2020 Kia Soul Pricing Announced: That Turbo Will Cost You

Tim Healey
by Tim Healey

I had just returned from driving the 2020 Kia Soul in San Diego (review forthcoming later today) when Kia fulfilled a promise made to the media via a note in my inbox.

The pricing info that wasn’t ready for our drive event was now live.

While most of the pricing is in line with what one expects of a boxy compact commuter, if you fancy the GT Turbo, be prepared to pony up.

A stick-shift Soul LX will set you back $17,490, and an LX automatic will run you $18,990. An S goes for $20,290, as does a GT-Line with the 2.0-liter four-cylinder. An X-Line rings the register at $21,490, and an EX $22,690. Spring for the GT-Line with the 1.6-liter turbo four (review spoiler: That trim is better than the X-Line), though, and you’ll pay a premium. That car stickers at $27,490. All trims are saddled with a $995 destination fee.

Available content across the board includes Android Auto, Apple CarPlay, a 10.25-inch infotainment screen, two-device Bluetooth connection, eight-inch head-up display, sunroof, dual-zone climate control, heated seats, heated steering wheel, push-button start, satellite radio, tilt and telescope steering wheel, USB, and 640-watt premium audio system with amplifier and 10 speakers.

Available driver-aid tech includes forward-collision avoidance, lane-keep assist, lane-change assist, driver-attention warning, blind-spot collision warning, rear-cross collision warning, smart cruise control, and high-beam assist.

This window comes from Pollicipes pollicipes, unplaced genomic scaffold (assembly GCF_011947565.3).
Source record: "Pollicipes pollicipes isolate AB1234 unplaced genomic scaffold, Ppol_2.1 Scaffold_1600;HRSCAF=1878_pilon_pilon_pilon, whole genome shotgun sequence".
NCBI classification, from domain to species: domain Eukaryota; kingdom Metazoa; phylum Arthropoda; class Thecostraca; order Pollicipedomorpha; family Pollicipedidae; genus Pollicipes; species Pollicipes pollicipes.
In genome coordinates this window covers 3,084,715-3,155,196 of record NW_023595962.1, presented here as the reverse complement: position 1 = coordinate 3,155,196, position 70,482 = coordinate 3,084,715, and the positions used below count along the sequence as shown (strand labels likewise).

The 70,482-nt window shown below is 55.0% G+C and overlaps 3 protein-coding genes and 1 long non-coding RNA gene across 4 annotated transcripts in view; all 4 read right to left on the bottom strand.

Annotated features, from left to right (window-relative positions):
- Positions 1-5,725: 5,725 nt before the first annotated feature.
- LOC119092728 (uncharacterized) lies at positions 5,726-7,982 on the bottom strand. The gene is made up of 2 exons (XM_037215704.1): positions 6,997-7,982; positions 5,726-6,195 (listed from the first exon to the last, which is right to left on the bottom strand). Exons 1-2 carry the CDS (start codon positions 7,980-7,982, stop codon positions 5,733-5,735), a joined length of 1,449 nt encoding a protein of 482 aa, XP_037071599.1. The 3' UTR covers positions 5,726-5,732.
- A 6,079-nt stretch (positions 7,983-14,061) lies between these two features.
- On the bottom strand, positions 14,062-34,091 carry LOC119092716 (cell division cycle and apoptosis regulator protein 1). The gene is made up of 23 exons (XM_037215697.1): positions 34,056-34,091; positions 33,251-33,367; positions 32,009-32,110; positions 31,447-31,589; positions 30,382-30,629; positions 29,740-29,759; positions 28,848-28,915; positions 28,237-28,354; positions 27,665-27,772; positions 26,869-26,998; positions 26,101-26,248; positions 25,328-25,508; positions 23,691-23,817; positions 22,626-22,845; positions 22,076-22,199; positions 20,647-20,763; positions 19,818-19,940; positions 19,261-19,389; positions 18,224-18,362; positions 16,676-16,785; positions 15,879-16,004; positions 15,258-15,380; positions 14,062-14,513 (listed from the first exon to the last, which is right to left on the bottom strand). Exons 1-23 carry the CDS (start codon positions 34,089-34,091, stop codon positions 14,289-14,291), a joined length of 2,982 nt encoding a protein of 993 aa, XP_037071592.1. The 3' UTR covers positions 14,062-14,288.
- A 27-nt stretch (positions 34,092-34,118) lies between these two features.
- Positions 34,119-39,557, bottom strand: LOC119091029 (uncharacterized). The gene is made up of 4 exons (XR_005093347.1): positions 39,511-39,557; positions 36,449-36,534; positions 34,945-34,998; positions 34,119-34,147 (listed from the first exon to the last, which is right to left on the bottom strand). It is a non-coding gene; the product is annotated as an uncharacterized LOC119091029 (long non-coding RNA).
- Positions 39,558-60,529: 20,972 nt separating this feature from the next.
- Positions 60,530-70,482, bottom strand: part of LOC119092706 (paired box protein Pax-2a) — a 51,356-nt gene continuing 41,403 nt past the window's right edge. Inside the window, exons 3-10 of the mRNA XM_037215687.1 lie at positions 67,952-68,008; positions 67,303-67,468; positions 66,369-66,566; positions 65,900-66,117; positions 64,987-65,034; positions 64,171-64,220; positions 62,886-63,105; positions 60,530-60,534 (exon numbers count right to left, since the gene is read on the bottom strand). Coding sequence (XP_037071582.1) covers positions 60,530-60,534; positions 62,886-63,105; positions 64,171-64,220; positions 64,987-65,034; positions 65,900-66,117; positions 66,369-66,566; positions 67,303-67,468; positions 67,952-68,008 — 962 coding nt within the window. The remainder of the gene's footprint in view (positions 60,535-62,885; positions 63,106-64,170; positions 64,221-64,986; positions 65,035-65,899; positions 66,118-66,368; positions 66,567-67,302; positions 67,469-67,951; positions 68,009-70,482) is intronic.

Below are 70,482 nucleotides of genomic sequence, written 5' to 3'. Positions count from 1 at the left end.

That GT turbo price premium is hefty, but perhaps worth it. Otherwise, the Soul appears to be a pretty decent value buy. It does cost a bit more than a Nissan Kicks, but all trims save the GT Turbo undercut the Fiat 500L and 500X. The regular 500 is cheaper, though.

We’ll have the full skinny on the Soul later today.

[Image © 2019 Tim Healey/TTAC]

Tim Healey
Tim Healey

Tim Healey grew up around the auto-parts business and has always had a love for cars — his parents joke his first word was “‘Vette”. Despite this, he wanted to pursue a career in sports writing but he ended up falling semi-accidentally into the automotive-journalism industry, first at Consumer Guide Automotive and later at Web2Carz.com. He also worked as an industry analyst at Mintel Group and freelanced for About.com, CarFax, Vehix.com, High Gear Media, Torque News, FutureCar.com, Cars.com, among others, and of course Vertical Scope sites such as AutoGuide.com, Off-Road.com, and HybridCars.com. He’s an urbanite and as such, doesn’t need a daily driver, but if he had one, it would be compact, sporty, and have a manual transmission.

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  • CKNSLS Sierra SLT CKNSLS Sierra SLT on Feb 25, 2019

    I have yet to read a review that had anything positive to say about the Honda Fit's ride and handling. It's one of the worst choices in it's class. And sales numbers prove it out. In 2018 they sold 35,000 units in the U.S. Even the Sentra (that everybody knocks on here) sold 218,000 units in 2018.